Working in the Big Easy: The History and Politics of Labor in New Orleans by Thomas Jessen Adams
My rating: 4 of 5 stars
Picked this up on for a Tuesday flight out of town and finished it by Thursday. My speed is partly due to the bumpy flights to Portland but more credit should be given to the interesting essays included. Most of these writers research labor or New Orleans as their work, starting with Eric Arensen, the well-known labor writer and author of the landmark book “Waterfront Workers of New Orleans: Race, Class, and Politics.” Arensen encapsulates that history here again while taking the time to credit other history and labor writers and researchers in this update. In his essay and in the entire book, a prime topic is the bifurcation of race in New Orleans that has meant black and white class struggles remain separate and rarely equal.
Matheny’s essay on how the two local musician unions (one black and one white) struggled for cohesiveness during the Civil Rights era is a telling story about how cultural connections can often be stretched but how political power remains less elastic. Additionally, the subjugation of new ethnic minorities in the city can be seen in Murga’s excellent day laborer essay that centers on the growing Latino population who toiled at the thankless jobs that grew in those toxic days directly after the 2005 levee breaks, and in the Schneider/Jayaraman ROC essay on the shocking statistics of the restaurant and construction workers. These essays should encourage us all to stand with our sistren and brethren in active support or at least, to tip VERY well and stop honking at those work trucks in front of us. Both of those essays include the researchers process for the data collection which is a nice addition.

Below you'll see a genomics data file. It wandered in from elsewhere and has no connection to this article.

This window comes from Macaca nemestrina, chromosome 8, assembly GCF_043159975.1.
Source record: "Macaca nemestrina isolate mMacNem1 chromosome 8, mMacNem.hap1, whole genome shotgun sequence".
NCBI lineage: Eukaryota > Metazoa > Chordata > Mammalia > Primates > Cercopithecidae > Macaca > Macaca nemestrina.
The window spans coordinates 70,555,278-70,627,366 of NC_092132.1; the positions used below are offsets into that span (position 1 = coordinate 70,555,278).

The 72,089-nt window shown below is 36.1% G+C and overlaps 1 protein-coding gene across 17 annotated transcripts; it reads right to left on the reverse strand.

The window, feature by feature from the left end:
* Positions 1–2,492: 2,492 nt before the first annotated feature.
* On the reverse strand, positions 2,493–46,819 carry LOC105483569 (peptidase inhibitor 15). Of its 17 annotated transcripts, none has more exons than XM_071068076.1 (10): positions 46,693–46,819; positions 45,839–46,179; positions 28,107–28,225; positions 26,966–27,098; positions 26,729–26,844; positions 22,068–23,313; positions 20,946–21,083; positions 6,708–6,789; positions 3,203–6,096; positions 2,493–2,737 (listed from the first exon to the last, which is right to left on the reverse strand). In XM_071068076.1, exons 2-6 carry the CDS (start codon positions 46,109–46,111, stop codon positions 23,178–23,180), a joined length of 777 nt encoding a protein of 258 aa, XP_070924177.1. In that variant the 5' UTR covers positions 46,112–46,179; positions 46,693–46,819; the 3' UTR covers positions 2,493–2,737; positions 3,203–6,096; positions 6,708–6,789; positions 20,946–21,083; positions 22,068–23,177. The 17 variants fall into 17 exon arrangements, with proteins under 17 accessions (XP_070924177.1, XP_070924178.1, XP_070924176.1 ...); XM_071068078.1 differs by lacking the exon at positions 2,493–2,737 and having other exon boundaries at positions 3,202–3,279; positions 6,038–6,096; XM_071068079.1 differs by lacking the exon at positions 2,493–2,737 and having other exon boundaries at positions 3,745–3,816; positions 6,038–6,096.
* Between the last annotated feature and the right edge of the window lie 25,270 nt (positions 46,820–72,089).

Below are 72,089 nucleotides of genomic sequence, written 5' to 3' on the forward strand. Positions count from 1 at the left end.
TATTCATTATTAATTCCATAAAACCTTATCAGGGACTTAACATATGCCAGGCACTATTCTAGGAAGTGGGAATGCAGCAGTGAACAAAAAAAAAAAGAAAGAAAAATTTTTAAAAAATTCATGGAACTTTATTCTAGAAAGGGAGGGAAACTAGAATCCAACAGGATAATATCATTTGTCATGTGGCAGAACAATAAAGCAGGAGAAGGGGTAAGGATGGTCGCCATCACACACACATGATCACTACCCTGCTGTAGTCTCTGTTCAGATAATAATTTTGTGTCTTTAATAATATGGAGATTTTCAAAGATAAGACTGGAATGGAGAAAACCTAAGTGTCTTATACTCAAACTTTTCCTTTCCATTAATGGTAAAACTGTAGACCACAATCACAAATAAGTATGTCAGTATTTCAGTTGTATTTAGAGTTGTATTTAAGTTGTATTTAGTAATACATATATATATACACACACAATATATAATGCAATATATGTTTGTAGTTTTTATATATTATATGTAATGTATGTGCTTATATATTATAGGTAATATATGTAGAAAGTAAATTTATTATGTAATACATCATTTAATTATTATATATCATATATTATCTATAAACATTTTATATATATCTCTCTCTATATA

The labor and organizing essays are almost all well-researched and definitive, but the historical pieces on work are the choice meat. Ugolini’s piece on African-American women and the market economy, Roberts’ piece on Voodoo economics (not the Reagan version here, but those New Orleans spiritual entrepreneurs) were both engrossing, as was the praline mammy story and its accompanying myth. Writer Nunez presents the last so skillfully that the full shame of those mid-century life-sized dolls chained to the front of the shop door can be felt by even modern readers. I also appreciate the addition of historic terms such as “higglers” (Ugolini) and “hoodoo” (Nunez) which will send me back to the New Orleans WPA guide for further research (is Nunez asserting that hoodoo is a term that denotes voodoo mixed with capitalism? love the idea if so).
Dillard professor and author Nancy Dixon offers a parallel review of the service industry using its appearances in New Orleans literature over the last 200 years (as befits her experience as the editor of the recent anthology N.O. Lit), interwoven with her own personal recollection of waitressing and bartending in some of the infamous holes across town while she worked through college. Her empathetic view of the unequal nature between black and white workers gives another example of the racial segregation that continues to this day.
The last nod of approval goes to the late Michael Mizell-Nelson and his examination of the short-lived unity among the (white) streetcar and (black) gas workers in the 1920s, as well as the sad story of their later resegregation. Having his writing on New Orleans blue-collar work contained in this book gives it an added level of authenticity and hopefully in future editions (Mizell-Nelson passed away in December of 2014), the editors will add a posthumous postscript for New Orleans’ own Streetcar Mike.
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